Handel's opera "Tolomeo, Re di Egitto" opened the Maryland Handel Festival resoundingly Thursday night in the University of Maryland's Tawes Recital Hall. This was essentially a student production with a limited budget, but it gave a musical satisfaction attributable equally to Handel's superb material and to the talented, well-prepared performers. The libretto is not one that 20th-century audiences are likely to find appealing or convincing, but it serves well to move the production from one musically striking situation to another.

Handel was a musical and theatrical genius, and the score of this opera is vivid, energetic, passionate, sometimes witty, always theatrically apt and pulsing with life. It was superbly performed by a young cast and the Smithsonian Concerto Grosso under the adept baton of Nicholas McGegan.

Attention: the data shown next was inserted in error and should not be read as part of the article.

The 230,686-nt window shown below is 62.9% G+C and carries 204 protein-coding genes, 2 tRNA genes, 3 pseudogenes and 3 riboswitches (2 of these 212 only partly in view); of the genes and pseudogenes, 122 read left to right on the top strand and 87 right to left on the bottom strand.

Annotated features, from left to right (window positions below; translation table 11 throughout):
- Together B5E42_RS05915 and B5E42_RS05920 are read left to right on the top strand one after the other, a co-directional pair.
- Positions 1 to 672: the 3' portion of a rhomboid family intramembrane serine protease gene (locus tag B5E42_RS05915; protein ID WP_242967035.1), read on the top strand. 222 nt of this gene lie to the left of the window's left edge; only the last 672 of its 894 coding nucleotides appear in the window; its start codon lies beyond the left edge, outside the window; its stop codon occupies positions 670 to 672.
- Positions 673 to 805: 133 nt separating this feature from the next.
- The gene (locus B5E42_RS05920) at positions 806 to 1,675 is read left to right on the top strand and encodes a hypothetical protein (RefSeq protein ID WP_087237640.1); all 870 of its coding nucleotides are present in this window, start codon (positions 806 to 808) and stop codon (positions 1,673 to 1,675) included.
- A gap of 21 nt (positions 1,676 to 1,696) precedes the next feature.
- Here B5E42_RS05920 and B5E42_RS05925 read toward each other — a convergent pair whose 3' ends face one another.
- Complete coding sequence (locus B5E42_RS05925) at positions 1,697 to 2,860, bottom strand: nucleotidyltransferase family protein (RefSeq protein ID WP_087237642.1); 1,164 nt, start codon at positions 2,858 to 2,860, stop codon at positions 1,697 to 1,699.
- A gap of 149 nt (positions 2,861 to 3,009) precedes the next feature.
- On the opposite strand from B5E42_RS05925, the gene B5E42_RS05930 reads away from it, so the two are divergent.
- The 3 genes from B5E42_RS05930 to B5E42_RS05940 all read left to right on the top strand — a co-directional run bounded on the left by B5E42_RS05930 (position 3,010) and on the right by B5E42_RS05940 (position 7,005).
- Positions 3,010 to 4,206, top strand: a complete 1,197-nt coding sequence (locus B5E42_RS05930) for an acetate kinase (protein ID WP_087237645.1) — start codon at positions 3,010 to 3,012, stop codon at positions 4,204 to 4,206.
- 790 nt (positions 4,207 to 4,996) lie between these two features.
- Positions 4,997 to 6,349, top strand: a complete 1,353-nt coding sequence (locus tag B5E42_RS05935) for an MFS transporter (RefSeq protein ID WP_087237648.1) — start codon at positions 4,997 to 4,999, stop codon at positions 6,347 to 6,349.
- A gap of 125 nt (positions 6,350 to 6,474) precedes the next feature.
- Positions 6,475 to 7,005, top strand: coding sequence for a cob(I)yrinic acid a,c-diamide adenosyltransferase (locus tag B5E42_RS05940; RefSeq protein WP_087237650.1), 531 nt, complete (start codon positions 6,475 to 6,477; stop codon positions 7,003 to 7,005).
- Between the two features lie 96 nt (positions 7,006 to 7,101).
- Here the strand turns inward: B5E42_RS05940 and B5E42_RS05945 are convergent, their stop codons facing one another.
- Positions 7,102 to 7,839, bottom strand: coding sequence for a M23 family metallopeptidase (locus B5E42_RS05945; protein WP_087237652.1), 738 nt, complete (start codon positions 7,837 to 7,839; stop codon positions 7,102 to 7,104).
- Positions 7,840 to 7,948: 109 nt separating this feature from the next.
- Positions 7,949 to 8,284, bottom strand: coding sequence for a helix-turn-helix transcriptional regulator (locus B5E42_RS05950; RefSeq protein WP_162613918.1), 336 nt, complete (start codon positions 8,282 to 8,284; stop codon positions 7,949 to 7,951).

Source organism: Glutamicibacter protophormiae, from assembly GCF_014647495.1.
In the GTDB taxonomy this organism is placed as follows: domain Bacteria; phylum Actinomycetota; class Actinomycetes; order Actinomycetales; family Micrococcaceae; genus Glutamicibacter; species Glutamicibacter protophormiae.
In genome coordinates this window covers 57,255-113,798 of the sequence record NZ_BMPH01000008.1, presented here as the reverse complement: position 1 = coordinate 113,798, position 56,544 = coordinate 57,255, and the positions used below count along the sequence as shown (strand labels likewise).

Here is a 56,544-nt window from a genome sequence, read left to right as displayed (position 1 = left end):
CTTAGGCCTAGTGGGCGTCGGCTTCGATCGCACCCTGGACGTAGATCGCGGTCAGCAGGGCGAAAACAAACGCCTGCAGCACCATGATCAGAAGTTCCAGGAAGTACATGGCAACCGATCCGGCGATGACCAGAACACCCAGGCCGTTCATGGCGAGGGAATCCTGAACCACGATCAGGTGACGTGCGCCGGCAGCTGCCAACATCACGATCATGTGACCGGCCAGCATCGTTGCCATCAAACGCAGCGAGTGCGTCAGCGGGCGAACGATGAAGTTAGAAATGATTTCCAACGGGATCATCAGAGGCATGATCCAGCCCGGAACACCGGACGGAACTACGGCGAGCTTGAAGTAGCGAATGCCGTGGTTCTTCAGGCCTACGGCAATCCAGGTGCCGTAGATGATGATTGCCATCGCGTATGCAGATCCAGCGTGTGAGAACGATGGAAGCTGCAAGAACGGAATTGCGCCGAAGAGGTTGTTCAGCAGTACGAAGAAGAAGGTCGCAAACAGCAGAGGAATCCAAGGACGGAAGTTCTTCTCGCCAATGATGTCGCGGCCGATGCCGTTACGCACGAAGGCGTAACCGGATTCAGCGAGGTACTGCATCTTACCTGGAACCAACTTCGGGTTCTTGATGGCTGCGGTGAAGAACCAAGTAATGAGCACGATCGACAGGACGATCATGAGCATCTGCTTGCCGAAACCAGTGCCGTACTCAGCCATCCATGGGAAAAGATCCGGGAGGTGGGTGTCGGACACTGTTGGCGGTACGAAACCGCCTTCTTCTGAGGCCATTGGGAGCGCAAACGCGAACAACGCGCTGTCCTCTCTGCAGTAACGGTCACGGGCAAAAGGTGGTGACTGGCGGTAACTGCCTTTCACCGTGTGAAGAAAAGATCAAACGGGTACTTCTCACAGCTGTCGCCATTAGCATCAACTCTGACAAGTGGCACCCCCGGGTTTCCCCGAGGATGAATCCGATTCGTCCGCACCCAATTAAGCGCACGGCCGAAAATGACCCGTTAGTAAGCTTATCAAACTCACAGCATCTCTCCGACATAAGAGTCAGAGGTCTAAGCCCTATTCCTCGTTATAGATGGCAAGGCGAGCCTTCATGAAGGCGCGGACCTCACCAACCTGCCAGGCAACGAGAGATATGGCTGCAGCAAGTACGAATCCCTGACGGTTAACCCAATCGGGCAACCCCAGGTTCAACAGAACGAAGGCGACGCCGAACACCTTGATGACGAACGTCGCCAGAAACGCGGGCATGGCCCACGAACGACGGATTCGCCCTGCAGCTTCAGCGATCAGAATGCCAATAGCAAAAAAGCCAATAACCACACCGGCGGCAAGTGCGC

Except for the splendidly villainous baritone Aurelius Gori, the singers were the same ones (all women, two in trousers) who had sung the opera's American premiere here last April. Each role was vividly and distinctively characterized, theatrically and vocally.

While the quality of singing was approximately equal among the four leading women, some roles gave more opportunities than others. These were most cleverly exploited by Jennifer Hughes-Lopez, who blended superb comic acting neatly with fine coloratura singing. In the title role, mezzo Molly Donnelly strutted and postured most manfully. Her voice, used with power and grace, had (after warming up) a firm, rich tone. Jennifer Wynne Post's role was less vivid and the style of her music was relatively simple by Handelian standards. All it required was beautiful singing, and that she delivered abundantly. Mezzo Susan Fleming filled the more modest demands of the second trouser role with distinction.